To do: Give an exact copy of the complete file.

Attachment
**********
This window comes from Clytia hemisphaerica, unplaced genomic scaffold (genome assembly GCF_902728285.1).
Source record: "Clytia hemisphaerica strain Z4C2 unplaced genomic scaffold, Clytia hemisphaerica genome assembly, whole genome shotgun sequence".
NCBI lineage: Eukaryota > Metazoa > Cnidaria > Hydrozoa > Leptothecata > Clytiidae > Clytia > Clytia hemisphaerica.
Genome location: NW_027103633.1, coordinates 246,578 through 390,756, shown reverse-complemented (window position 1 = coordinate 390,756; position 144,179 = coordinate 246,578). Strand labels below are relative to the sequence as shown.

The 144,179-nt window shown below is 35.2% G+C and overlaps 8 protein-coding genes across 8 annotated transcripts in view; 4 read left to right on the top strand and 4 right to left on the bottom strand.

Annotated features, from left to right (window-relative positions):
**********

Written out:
This window comes from Clytia hemisphaerica, unplaced genomic scaffold (genome assembly GCF_902728285.1).
Source record: "Clytia hemisphaerica strain Z4C2 unplaced genomic scaffold, Clytia hemisphaerica genome assembly, whole genome shotgun sequence".
NCBI lineage: Eukaryota > Metazoa > Cnidaria > Hydrozoa > Leptothecata > Clytiidae > Clytia > Clytia hemisphaerica.
Genome location: NW_027103633.1, coordinates 246,578 through 390,756, shown reverse-complemented (window position 1 = coordinate 390,756; position 144,179 = coordinate 246,578). Strand labels below are relative to the sequence as shown.

The 144,179-nt window shown below is 35.2% G+C and overlaps 8 protein-coding genes across 8 annotated transcripts in view; 4 read left to right on the top strand and 4 right to left on the bottom strand.

Annotated features, from left to right (window-relative positions):